Micah Saul (Page 4 of 7)

The Conversation #31 — Claire Evans

in The Conversation

I think if there are peo­ple who are able to take a step back­wards, take that prover­bial zoom out, and real­ize that every­body’s kind of doing the same thing in dif­fer­ent ways, and be able to step from one per­spec­tive to the oth­er and ask dif­fer­ent kinds of ques­tions based on where they are at any giv­en moment time, then it just becomes a game. I think it becomes joy­ful and engag­ing. I mean, I’m not inter­est­ed in find­ing the answer to any­thing. I don’t think there is the answer to any­thing.

The Conversation #30 — Henry Louis Taylor Jr.

in The Conversation

We don’t have a con­cept of bal­ance. Not only do we not have a con­cept of bal­ance, but we have a very dis­tort­ed sense of social jus­tice that has been reframed to jus­ti­fy a soci­ety that is fun­da­men­tal­ly anchored around the con­cept of imbal­ance. The resources of the world clus­ter toward a hand­ful of very very pow­er­ful coun­tries, one coun­try hav­ing an even greater share. In order to jus­ti­fy this greater share, it’s made them believe that this high­er con­cen­tra­tion of pow­er is nor­mal, and that any­body in all coun­tries can have it, and that all coun­tries should aspire for it.

The Conversation #29 — Lawrence Torcello

in The Conversation

What’s the best way to get over xeno­pho­bia? Eradicate the xeno” por­tion of it, and then the pho­bia” part will evap­o­rate. You have to learn about the oth­er. You have to make them not the oth­er any­more. It’s edu­ca­tion. We have to be exposed to each oth­er. And not so that we could all be paper copies of one anoth­er, but so that we learn to appre­ci­ate the diver­si­ty in the world.

The Conversation #28 — Tim Cannon

in The Conversation

We are a com­mu­nal ani­mal that’s devel­oped to believe that it’s the cen­ter of the uni­verse. And we behave as such. You know, we want to con­quer, because our brain is wired to want to eat and fuck anoth­er day, you know what I mean. That’s what we’re wired to do. That’s where our evil comes from. It’s our ani­mal roots that cause us to need things, and desire things.

The Conversation #27 — Patrick Crouch

in The Conversation

My think­ing is how do we design sys­tems that pro­vide for every aspect of our human­i­ty? How do we design a city that cares for all of our needs? You know it’s not just think­ing about shel­ter, but it’s think­ing about our food and our air and so, obvi­ous­ly the types of indus­try we have are very dif­fer­ent, because we have to make sure that our air and our water is clean. And that our food is read­i­ly avail­able, and that we have spaces for con­tem­pla­tion and reflec­tion. And that we have places for com­muning with each oth­er.

The Conversation #26 — Jenny Lee

in The Conversation

The worst-case sce­nario for Detroit would be that the archi­tec­ture of the Internet as it is now con­tin­ues, and Detroiters’ sto­ries, voic­es, lives, are absent. And the New York Times sto­ry about the cre­ative class sav­ing Detroit, or the doc­u­men­tary about the aban­don­ment and whole­sale destruc­tion of Detroit that por­trays it as a waste­land and a blank can­vas ready for entre­pre­neur­ial exploita­tion, that those sto­ries are defin­ing the nation­al, the glob­al imag­i­na­tion of what Detroit is. And that those sto­ries, they don’t use influ­ence peo­ple’s desire to come here and do those things and live that life, though that’s part of it, but it also shapes the per­cep­tion of peo­ple inside the city.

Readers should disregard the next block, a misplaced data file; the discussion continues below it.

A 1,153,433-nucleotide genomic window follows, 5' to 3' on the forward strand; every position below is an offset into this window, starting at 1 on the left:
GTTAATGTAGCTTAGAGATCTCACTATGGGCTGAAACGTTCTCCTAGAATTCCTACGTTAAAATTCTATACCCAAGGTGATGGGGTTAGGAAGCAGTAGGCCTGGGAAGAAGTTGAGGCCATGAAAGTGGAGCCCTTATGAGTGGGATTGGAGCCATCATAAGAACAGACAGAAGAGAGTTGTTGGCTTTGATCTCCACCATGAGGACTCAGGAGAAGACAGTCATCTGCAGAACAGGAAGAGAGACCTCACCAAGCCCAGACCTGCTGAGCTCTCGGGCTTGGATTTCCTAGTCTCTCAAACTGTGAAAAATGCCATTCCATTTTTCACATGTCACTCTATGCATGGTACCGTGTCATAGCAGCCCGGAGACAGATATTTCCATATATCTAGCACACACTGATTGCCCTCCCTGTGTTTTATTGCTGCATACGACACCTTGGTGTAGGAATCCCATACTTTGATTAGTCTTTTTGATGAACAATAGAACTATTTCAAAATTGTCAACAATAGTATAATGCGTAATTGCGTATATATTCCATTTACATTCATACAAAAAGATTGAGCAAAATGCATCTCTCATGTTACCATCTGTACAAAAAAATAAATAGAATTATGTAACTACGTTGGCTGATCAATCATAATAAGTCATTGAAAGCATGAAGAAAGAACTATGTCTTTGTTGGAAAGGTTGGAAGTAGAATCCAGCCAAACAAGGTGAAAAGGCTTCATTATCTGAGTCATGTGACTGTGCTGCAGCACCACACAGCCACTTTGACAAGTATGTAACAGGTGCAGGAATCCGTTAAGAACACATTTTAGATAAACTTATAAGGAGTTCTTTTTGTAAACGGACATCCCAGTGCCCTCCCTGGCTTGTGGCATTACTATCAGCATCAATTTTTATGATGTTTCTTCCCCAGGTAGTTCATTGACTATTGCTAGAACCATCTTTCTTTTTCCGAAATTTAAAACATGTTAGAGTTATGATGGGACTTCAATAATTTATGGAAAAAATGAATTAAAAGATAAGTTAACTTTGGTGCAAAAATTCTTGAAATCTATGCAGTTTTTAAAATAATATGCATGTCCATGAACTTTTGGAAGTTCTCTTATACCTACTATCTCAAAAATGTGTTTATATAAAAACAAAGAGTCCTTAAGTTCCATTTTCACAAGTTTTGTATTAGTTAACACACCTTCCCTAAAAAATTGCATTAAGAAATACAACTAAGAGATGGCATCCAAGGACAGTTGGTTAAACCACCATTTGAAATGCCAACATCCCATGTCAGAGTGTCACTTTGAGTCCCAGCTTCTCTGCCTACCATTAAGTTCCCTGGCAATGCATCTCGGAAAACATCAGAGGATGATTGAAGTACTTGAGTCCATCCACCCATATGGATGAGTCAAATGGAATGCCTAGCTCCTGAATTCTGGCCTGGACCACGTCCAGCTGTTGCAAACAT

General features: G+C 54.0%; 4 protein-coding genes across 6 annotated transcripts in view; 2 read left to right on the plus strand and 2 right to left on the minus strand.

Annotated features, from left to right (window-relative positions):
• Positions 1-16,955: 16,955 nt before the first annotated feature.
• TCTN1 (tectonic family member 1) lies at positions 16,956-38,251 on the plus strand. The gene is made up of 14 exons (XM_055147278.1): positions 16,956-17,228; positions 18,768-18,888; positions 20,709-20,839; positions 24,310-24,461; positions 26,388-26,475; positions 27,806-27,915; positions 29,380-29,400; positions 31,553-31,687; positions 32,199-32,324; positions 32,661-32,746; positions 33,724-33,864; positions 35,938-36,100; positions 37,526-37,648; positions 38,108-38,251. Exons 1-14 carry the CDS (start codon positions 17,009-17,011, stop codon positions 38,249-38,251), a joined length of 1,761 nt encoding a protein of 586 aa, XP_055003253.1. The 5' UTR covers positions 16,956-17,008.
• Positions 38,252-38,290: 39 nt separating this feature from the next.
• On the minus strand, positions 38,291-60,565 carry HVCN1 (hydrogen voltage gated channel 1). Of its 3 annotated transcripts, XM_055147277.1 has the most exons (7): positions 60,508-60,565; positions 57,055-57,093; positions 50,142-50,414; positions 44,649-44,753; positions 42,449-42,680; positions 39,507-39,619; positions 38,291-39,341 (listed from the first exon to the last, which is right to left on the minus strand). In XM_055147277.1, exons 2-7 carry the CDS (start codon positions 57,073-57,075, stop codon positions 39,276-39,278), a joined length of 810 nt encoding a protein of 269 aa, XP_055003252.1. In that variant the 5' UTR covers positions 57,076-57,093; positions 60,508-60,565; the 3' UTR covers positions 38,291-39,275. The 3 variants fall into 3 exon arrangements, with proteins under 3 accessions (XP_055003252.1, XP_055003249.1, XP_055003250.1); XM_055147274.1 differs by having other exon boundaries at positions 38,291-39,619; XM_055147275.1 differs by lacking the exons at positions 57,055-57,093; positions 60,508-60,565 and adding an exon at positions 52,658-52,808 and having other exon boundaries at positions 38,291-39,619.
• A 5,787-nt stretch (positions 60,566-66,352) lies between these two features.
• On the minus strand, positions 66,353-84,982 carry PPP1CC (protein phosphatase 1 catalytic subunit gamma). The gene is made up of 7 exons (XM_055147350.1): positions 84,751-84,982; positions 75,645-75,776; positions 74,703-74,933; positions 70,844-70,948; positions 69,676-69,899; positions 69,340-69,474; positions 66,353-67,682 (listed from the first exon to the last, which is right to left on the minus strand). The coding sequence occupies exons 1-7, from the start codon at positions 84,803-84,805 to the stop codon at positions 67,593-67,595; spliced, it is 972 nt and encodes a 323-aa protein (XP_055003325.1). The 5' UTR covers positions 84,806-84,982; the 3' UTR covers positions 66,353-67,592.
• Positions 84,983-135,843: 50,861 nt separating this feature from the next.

The Conversation #25 — Frances Whitehead

in The Conversation

Some of my artist friends think what I’m doing isn’t art, and I’ve giv­en up on art. It’ll take care of itself. You know. I mean it’s always been there, it will always be there, and we always know that new art nev­er looks like art at first, ever. So why should this be any dif­fer­ent? We just have to trust the process. And I would say that must be true for every oth­er dis­ci­pline.

The Conversation #24 — Synthesizing Themes

in The Conversation

We feel that this is a good point to sort of take stock, do sort of a quick pré­cis, if you will, of where we’ve got­ten so far. Because I think we’ve got some real­ly inter­est­ing places we weren’t nec­es­sar­i­ly expect­ing to get. And we’re see­ing some inter­est­ing poles between dif­fer­ent large groups of thinkers that we weren’t nec­es­sar­i­ly expect­ing.

The Conversation #23 — Carolyn Raffensperger

in The Conversation

When the pub­lic can­not prove that the oil com­pa­ny is going to cause dam­age, then we’re not allowed to say, Nevertheless, the risk is not accept­able.” So we have turned it over, the deci­sion, to the expert. We have tak­en it out of the hands of the com­mu­ni­ty. And then when we say we want com­mu­ni­ty input, we hold a pub­lic hear­ing, and the experts sit up at a table. And then the grand­moth­er who does not have a grad­u­ate degree, she’s not allowed to say, Here’s what I’ve seen. Here is what’s hap­pened in my com­mu­ni­ty. And that’s not accept­able.” Her view is not tak­en because she’s not an expert. And so we’ve tak­en away the right for self deter­mi­na­tion and for com­mu­ni­ty deter­mi­na­tion.

The Conversation #22 — Wes Jackson

in The Conversation

You’re deal­ing with timescales that are beyond humans’ inter­est. I mean, it’s sor­ta like glob­al warm­ing. The heat that we have now built up, that car­bon was burned thir­ty years ago. It’s going to take a while for the cor­rec­tion process. So, if you have the ele­ments of the phos­pho­rus, the potas­si­um, the man­ganese, and so on, it can be built back pret­ty fast. But a short­hand way of putting it is that soil is as much of a non-renewable resource as oil. And, more impor­tant than oil. I mean, we’re talk­ing about stuff we’re made of. So that’s why I’ve said that the plow­share has destroyed more options for future gen­er­a­tions than the sword.